The 2006 vintage in Tuscany seems to have been a successful one, with any number of reports from the region singing the praises of the wines. Such reports don’t always emanate from those free of bias, but they are nevertheless worth reading, even if you need a dose of salt with them. The official report from the Chianti Classico Consorzio was one of optimum ripeness combining ideal sugar levels and polyphenolic maturity or, as they rather breathlessly put it, “A great moment for our Sangiovese“. Perhaps rather more objective is Italian expert Nicolas Belfrage MW who wrote of the vintage in Wine Report 2008 (co-authored with Franco Ziliani) “In general…quality was really good…There should be plenty of interesting bottles for laying down from 2006“.
The Caiarossa estate was only established in 1998, but seems to have been catapulted into the limelight following its acquisition by Eric Jelgersma of Château Giscours (and Château du Tertre) in 2004. It is a notable estate on many levels; the vineyard includes an eclectic mix of varieties, taking in not only Bordeaux in the shape of Merlot, Cabernet Franc, Cabernet Sauvignon and even Petit Verdot, but also the Rhône and other regions with Syrah, Grenache, Mourvèdre and Alicante. And there is Sangiovese too, of course! When I first featured the wines, in the 2004 vintage, there were only two cuvées available, although there are also now dry and sweet whites, utilising plantings of Chardonnay, Viognier and Petit Manseng. And these vineyards are all tended using biodynamic methods; a look at the Caiarossa website gives a refreshing amount of detail on what this involves, including which preparations were used (mainly herbal infusions as well as 500 and 501) and the quantity of copper employed. Overseeing the fermentations is winemaker Dominique Génot, who has been in post here since the 2006 vintage, with advice from consultant Andrea Paoletti. The ferment is kicked off by indigenous yeasts in 10-80 hectolitre wooden vats with up to 30 days of maceration; after that the 2006 vintage was left in either barriques or tonneaux (only 30% new) for 18 months on average, with a blending and a rest period in tanks for six months before going into bottle.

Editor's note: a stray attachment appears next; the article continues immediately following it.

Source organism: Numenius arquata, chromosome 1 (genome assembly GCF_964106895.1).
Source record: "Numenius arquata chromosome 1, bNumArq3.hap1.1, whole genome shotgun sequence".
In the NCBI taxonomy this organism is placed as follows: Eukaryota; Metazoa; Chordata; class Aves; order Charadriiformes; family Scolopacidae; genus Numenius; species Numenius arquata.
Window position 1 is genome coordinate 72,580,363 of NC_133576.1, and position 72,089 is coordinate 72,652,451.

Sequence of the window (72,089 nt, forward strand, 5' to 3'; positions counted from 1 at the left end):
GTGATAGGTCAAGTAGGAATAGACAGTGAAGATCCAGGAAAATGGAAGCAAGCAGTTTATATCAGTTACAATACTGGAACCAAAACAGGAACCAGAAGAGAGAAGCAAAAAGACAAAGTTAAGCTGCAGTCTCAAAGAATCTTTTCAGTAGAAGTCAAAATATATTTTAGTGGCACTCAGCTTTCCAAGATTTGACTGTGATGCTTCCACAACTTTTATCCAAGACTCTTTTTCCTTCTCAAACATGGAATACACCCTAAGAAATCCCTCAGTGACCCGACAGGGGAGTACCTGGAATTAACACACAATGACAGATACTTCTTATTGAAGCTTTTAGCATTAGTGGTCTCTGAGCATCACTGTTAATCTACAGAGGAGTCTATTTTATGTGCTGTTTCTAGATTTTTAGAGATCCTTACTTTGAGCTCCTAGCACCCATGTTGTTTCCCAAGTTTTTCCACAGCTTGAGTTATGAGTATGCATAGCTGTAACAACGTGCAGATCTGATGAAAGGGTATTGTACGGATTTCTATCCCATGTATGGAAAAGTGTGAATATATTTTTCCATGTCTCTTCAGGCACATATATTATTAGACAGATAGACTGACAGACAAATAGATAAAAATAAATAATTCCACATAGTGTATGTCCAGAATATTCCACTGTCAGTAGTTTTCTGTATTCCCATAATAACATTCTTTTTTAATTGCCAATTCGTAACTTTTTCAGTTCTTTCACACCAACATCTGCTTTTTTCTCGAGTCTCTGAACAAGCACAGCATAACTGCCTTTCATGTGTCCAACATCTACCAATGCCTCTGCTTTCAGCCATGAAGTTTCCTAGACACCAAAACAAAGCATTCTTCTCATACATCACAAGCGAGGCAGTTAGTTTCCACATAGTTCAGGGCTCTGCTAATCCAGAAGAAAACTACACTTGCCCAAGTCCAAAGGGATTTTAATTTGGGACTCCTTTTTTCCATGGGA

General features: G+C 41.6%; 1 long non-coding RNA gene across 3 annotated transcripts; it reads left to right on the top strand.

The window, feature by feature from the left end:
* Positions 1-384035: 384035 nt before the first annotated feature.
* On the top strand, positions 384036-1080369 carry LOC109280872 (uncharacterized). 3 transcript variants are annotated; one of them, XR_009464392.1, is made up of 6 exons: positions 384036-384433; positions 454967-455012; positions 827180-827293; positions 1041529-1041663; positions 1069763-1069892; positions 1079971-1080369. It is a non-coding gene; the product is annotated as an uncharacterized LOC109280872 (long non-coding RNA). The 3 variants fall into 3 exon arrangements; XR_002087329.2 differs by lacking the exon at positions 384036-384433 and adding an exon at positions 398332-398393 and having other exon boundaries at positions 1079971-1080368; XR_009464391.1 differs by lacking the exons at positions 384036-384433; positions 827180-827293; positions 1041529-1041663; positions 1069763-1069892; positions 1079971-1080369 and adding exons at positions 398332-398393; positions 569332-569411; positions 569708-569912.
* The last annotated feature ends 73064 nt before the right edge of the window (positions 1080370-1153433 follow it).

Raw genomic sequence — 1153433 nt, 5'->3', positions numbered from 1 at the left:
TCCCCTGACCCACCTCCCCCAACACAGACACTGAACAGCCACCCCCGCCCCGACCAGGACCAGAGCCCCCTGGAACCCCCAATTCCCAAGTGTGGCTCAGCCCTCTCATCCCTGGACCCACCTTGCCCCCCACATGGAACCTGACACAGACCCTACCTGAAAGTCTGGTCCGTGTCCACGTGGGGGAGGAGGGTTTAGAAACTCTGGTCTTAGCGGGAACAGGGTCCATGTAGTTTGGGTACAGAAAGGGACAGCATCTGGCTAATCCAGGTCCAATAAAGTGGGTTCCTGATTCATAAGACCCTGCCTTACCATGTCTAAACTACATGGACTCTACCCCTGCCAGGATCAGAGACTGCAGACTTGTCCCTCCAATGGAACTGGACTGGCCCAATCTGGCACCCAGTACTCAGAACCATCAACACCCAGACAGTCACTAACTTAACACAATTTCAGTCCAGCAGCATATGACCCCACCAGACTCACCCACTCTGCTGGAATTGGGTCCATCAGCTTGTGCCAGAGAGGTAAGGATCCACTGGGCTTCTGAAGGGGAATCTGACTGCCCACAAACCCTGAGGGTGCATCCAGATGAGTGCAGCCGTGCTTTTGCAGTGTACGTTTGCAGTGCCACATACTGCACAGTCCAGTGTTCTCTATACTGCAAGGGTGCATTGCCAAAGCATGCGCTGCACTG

The blend of Caiarossa in this vintage is very similar to that in 2004, although with one or two slight differences. Sangiovese leads with 23%, followed by 22% Cabernet Franc, 21% Merlot and 12% Cabernet Sauvignon. Lesser components include 8% Alicante, 6% each Syrah and Petit Verdot and 2% Mourvèdre. In the glass the wine has a dark and leathery-claretty hue. It takes a couple of hours to open out on the nose, so if drinking it at this tender age bear that in mind. It starts off all tight and crystalline, but with some time in the decanter it reveals aromas suggestive of a little more depth and substance, starting with a little leather, although overall its character remains intense in a crunchy-spiky style. There are cherry skins and cranberries, smoke, and nuances of dry spices to the fruit, with notes of cinnamon and cloves. More than that though it has a stony, minerally and slightly earthy-savoury character. The palate is full, tense, with the crunchy and minerally composition suggested by the nose, and a layer of bright fruit with a very dry core of robust tannins. The texture of the wine lags behind the tannic structure somewhat, and in that respect this wine resembles the 2008 Médocs to some extent. Not only the distance between the tannic backbone and the fruit, but also the spiky, crystallised-fruit character. The finish shows a dry coating of tannins with a very robust presence which really need to integrate. Not in the same league as the delightful 2004, but charming and cellar-worthy; I suspect this needs another 5-8 years at least. 16.5+/20 (22/11/10)